Garden smarter, not harder if you have disabilities

The OSU Extension Service's demonstration garden in Salem features adaptive gard
The OSU Extension Service's demonstration garden in Salem features adaptive gardening techniques. (Photo by Neil Bell)
Last Updated: 
January 28, 2013

CORVALLIS, Ore. – Pat Patterson, a Master Gardener trained by the Oregon State University Extension Service, does not let a bad back or an artificial knee keep her from her garden. 

The enthusiastic 74-year-old maintains a 2,000-square-foot vegetable garden, a four-acre wildlife area and a Japanese garden at her property between Noti and Cheshire with the help of three friends and her husband.

"I would be at a loss if I couldn't garden," Patterson said. "I would have planted at least sprouts in a pot or African violets on my windowsill, but I really wanted to grow food, and lots of it."

What allowed her the freedom? A concept called "adaptive gardening" involves making small modifications to accommodate a gardener's physical injuries or disabilities. In her case, she has built high raised beds that make access easier. She also uses an extensive trellis system. Favorite tools include an Asian plow-hoe, a garden knife and an aluminum trowel with finger indentations for a better grip.  

"We call it gardening smarter, not harder," said Patterson, who has been sharing her knowledge with the public as a Master Gardener volunteer since 1976.

Patterson chairs the adaptive gardening committee of the Master Gardeners' Association of Lane County. Anywhere from two to 20 committee members give talks and help such institutions as assisted living centers make gardening more accessible to everyone. One occasional committee volunteer is legally deaf and partially sighted. 

The OSU Extension Service offers gardening advice for the visually impaired. Here are a few of the tips:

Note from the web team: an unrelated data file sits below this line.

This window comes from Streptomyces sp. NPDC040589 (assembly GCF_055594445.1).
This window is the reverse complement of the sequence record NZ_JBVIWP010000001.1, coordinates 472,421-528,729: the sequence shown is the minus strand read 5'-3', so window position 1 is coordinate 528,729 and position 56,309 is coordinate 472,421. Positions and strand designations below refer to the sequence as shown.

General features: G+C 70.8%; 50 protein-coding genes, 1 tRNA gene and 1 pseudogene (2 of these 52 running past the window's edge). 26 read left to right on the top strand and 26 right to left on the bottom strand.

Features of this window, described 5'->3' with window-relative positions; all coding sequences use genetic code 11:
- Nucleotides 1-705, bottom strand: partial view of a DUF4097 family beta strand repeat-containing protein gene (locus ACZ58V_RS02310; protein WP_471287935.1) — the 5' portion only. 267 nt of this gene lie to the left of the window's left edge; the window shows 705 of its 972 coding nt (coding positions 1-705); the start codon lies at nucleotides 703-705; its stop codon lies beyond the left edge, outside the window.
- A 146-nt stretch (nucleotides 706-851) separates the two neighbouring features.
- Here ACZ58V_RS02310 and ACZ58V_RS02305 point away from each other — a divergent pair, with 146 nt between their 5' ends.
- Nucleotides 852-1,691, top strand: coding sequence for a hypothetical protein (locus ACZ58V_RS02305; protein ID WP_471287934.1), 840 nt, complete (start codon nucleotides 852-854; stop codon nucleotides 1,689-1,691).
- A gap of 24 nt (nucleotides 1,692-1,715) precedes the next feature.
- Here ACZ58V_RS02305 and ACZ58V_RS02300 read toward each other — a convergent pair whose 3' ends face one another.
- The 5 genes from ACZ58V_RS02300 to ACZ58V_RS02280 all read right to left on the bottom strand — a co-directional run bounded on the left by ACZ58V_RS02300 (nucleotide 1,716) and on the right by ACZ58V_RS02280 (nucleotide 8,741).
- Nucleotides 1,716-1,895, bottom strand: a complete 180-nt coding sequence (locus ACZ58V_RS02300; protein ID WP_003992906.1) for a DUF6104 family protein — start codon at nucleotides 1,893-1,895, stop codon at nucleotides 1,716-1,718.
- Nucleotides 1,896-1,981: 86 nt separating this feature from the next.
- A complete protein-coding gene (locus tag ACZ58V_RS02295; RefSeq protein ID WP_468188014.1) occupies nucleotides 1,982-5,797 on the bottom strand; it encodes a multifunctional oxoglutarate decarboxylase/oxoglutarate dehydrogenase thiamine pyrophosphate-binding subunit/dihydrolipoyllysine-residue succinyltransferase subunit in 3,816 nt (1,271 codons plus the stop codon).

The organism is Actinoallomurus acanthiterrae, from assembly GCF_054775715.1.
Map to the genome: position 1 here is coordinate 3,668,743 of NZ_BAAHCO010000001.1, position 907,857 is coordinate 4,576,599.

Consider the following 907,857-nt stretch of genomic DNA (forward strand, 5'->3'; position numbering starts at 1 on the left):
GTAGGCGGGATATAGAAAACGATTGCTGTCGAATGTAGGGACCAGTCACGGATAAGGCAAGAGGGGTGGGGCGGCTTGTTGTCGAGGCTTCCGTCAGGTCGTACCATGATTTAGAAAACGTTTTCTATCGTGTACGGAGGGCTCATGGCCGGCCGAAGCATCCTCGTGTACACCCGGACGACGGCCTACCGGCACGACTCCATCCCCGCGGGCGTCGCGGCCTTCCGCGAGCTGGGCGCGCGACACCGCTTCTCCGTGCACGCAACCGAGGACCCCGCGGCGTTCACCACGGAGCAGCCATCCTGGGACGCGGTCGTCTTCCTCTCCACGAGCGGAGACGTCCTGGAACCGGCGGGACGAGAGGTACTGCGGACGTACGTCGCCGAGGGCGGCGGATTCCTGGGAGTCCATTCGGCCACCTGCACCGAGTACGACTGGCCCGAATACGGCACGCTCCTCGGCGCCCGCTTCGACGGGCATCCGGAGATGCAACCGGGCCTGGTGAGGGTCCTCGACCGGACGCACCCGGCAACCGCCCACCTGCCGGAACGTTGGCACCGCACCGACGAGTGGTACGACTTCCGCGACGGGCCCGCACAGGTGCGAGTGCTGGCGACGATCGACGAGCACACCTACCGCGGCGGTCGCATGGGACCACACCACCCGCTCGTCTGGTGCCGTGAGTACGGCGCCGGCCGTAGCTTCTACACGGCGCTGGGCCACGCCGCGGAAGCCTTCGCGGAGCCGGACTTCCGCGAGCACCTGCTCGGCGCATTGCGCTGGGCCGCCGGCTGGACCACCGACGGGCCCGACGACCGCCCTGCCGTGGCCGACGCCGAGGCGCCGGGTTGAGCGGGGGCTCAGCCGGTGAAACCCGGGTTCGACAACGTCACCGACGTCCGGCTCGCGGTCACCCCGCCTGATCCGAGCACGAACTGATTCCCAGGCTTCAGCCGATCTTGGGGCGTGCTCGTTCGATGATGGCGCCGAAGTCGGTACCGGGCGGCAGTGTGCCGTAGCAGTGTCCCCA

• Mark changes in the direction of path segments with shrubs or with different textures of the path material.
  • Make flower borders and planted beds no more than three feet across so the gardener can reach the plants while kneeling and working with short-handled tools.
  • Install wind chimes, moving water and scented plants to help the gardener find special parts of the garden.
  • Arrange bedded plants in groups of three to five in straight rows to make them easier to locate.

Another Extension guide offers advice for adapting gardening tools for people with physical challenges.  It recommends the following:

  • Use plastic handle extenders to improve leverage and keep you from having to bend over too. Or use long-handled tools, which are available in many hardware stores.
  • Garden from a chair to add comfort if you have knee problems.
  • Build raised beds or containers whenever possible to minimize bending.

You can see such examples of adaptive gardening techniques like whiskey barrel planters, accessible table-top beds and extra-tall raised beds at various demonstration gardens maintained by Master Gardeners, including those in Benton, Douglas, Lane, Lincoln, Linn, Marion and Washington counties.

Author: Denise Ruttan
Source: Pat Patterson